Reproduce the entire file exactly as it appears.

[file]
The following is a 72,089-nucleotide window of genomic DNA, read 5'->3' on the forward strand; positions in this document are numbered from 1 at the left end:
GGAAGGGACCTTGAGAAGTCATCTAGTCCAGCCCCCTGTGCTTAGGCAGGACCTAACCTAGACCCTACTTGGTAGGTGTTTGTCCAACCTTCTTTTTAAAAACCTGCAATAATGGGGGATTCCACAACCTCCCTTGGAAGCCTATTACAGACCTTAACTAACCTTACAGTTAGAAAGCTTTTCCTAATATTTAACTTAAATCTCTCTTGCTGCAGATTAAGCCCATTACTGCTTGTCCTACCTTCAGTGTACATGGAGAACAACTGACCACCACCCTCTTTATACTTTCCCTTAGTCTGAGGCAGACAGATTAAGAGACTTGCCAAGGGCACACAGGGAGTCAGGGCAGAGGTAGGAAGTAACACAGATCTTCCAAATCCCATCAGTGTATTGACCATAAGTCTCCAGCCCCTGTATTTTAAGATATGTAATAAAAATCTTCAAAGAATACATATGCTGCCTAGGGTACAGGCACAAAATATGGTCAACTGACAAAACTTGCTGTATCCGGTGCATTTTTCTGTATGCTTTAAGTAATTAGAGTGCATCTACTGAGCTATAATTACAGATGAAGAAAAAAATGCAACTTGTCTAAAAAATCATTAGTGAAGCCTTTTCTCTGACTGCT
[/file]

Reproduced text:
The following is a 72,089-nucleotide window of genomic DNA, read 5'->3' on the forward strand; positions in this document are numbered from 1 at the left end:
GGAAGGGACCTTGAGAAGTCATCTAGTCCAGCCCCCTGTGCTTAGGCAGGACCTAACCTAGACCCTACTTGGTAGGTGTTTGTCCAACCTTCTTTTTAAAAACCTGCAATAATGGGGGATTCCACAACCTCCCTTGGAAGCCTATTACAGACCTTAACTAACCTTACAGTTAGAAAGCTTTTCCTAATATTTAACTTAAATCTCTCTTGCTGCAGATTAAGCCCATTACTGCTTGTCCTACCTTCAGTGTACATGGAGAACAACTGACCACCACCCTCTTTATACTTTCCCTTAGTCTGAGGCAGACAGATTAAGAGACTTGCCAAGGGCACACAGGGAGTCAGGGCAGAGGTAGGAAGTAACACAGATCTTCCAAATCCCATCAGTGTATTGACCATAAGTCTCCAGCCCCTGTATTTTAAGATATGTAATAAAAATCTTCAAAGAATACATATGCTGCCTAGGGTACAGGCACAAAATATGGTCAACTGACAAAACTTGCTGTATCCGGTGCATTTTTCTGTATGCTTTAAGTAATTAGAGTGCATCTACTGAGCTATAATTACAGATGAAGAAAAAAATGCAACTTGTCTAAAAAATCATTAGTGAAGCCTTTTCTCTGACTGCT